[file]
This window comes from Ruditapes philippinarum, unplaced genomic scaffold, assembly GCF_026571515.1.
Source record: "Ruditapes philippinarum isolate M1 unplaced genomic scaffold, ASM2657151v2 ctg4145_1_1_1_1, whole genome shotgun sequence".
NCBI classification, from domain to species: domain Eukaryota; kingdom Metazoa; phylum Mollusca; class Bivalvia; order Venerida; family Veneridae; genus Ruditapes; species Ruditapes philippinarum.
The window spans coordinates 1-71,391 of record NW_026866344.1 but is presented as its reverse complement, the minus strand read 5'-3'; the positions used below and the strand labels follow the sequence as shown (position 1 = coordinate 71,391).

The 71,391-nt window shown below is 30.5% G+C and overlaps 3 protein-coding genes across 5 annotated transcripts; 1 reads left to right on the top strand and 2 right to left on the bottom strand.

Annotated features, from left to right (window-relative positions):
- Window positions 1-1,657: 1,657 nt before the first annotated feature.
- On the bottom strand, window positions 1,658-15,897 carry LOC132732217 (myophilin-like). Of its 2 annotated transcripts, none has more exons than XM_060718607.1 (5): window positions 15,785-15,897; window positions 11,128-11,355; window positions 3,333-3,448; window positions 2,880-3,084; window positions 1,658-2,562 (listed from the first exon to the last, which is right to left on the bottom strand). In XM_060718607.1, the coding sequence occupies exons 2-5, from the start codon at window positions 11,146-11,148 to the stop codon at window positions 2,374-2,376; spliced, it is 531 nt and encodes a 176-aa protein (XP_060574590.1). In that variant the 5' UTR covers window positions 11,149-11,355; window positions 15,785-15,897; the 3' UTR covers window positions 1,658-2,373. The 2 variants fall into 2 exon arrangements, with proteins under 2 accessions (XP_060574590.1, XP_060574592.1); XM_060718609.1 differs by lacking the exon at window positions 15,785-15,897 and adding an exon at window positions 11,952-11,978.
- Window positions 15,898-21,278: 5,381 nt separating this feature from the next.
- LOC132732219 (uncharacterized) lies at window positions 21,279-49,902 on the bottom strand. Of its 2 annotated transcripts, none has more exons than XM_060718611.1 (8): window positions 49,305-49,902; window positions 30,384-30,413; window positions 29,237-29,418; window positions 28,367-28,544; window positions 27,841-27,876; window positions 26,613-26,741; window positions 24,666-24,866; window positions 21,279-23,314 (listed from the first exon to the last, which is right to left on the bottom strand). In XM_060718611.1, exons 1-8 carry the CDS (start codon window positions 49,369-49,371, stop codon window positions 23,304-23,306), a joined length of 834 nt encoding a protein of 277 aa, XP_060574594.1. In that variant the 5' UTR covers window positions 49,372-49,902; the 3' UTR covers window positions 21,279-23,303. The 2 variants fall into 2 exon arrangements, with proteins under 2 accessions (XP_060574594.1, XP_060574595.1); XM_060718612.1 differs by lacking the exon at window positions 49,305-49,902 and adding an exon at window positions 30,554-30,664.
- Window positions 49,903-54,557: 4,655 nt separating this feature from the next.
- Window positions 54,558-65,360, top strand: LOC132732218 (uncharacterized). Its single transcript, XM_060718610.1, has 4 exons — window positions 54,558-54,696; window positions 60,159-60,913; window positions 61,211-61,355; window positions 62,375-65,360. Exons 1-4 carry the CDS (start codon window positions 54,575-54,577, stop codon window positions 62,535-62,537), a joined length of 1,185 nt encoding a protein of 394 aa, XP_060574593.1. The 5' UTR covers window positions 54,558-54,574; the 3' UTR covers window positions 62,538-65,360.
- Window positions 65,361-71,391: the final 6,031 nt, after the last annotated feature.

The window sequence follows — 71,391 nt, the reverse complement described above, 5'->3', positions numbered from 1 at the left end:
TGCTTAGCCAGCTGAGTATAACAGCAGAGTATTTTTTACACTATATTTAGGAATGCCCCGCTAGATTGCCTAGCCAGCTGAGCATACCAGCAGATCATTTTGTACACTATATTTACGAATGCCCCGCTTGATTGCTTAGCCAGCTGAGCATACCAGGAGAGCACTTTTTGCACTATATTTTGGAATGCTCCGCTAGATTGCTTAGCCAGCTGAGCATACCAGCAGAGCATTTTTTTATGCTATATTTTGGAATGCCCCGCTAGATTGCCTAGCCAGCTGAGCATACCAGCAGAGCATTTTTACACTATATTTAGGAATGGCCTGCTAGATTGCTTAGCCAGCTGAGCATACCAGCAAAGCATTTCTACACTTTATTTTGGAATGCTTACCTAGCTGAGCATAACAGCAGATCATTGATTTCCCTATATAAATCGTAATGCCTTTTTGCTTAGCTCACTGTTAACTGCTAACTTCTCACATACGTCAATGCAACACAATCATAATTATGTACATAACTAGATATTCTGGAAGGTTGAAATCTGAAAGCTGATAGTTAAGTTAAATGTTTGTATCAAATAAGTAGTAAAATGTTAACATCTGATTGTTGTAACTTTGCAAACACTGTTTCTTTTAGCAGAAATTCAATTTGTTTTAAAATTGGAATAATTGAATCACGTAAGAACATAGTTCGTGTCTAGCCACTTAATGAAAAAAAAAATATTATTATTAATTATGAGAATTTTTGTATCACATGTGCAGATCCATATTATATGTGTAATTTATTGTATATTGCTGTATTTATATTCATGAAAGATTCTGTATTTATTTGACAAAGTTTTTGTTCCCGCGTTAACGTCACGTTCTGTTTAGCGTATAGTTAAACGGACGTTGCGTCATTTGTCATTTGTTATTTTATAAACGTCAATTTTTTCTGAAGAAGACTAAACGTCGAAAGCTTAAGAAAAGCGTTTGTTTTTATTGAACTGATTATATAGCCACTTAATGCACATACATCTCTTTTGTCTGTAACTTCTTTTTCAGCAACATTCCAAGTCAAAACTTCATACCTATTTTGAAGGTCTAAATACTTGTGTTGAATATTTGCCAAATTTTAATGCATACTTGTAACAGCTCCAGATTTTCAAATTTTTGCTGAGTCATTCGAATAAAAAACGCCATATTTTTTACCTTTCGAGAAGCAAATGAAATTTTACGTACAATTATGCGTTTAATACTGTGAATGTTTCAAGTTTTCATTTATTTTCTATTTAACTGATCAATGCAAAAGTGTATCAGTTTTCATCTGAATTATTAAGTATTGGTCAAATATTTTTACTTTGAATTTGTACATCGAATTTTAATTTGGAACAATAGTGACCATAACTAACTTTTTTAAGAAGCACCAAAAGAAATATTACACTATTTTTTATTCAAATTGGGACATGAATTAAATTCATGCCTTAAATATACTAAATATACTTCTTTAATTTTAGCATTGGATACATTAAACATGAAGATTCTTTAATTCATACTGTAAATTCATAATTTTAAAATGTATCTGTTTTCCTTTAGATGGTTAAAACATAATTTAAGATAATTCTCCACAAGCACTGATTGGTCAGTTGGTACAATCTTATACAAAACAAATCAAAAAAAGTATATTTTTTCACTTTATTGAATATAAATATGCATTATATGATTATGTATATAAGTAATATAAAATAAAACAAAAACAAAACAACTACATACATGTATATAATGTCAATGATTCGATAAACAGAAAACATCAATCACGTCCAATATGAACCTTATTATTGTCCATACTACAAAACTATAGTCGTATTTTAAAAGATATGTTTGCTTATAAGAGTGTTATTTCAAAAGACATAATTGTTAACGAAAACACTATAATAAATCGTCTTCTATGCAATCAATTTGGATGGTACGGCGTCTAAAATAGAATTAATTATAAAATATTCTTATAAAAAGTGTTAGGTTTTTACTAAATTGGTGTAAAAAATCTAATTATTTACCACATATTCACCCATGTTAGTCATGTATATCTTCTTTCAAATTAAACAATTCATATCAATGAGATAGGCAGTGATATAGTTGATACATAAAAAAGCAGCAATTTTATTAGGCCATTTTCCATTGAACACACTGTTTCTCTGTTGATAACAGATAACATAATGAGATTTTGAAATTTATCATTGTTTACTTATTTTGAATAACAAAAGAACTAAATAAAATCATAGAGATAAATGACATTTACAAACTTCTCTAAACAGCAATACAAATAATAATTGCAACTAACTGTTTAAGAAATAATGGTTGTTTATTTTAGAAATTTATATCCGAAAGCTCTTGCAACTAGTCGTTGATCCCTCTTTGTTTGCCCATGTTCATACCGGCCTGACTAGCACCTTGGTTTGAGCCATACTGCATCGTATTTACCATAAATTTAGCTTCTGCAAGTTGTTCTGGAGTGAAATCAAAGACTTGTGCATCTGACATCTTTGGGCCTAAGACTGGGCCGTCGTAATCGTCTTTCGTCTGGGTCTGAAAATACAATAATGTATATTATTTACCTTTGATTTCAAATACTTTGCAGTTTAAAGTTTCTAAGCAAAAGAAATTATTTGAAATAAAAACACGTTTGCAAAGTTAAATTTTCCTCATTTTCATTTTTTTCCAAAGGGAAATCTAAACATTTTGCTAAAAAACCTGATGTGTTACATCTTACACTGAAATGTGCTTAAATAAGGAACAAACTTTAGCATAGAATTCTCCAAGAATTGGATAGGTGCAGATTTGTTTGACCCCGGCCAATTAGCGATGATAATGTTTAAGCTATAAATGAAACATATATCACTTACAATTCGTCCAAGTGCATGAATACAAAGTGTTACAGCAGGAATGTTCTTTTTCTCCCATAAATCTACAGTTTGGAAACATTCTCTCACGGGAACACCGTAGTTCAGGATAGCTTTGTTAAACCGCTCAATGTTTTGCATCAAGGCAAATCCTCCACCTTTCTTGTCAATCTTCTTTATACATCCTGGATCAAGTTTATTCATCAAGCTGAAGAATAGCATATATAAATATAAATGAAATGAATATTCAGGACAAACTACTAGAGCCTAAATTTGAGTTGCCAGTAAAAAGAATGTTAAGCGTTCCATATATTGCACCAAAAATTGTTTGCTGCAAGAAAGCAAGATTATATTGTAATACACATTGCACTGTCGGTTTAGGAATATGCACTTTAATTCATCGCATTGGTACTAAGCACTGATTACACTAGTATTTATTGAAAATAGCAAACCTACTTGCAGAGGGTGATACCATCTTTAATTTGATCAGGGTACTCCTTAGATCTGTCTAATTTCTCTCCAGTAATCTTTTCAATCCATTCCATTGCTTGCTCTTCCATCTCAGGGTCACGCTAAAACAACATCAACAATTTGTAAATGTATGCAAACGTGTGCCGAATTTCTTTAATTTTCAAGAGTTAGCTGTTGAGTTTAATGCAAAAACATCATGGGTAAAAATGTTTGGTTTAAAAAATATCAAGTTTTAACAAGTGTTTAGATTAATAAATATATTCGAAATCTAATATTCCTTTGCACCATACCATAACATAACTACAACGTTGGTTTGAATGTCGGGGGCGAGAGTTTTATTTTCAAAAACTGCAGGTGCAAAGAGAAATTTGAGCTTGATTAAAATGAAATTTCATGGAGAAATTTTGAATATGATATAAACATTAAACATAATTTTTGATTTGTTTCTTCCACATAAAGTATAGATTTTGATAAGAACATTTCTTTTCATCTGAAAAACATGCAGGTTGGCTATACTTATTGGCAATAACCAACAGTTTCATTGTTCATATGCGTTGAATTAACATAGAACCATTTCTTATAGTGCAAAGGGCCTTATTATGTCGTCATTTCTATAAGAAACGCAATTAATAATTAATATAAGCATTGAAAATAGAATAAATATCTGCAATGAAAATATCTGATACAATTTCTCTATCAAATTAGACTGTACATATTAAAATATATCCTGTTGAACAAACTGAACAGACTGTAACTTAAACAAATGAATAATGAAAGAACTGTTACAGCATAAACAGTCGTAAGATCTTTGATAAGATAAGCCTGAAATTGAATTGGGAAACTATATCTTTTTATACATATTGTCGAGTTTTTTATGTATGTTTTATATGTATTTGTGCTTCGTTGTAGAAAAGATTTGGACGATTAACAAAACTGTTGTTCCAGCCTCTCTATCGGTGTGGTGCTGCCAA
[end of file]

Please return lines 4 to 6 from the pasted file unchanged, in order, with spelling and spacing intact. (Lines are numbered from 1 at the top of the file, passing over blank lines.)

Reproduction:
The window spans coordinates 1-71,391 of record NW_026866344.1 but is presented as its reverse complement, the minus strand read 5'-3'; the positions used below and the strand labels follow the sequence as shown (position 1 = coordinate 71,391).

The 71,391-nt window shown below is 30.5% G+C and overlaps 3 protein-coding genes across 5 annotated transcripts; 1 reads left to right on the top strand and 2 right to left on the bottom strand.

Annotated features, from left to right (window-relative positions):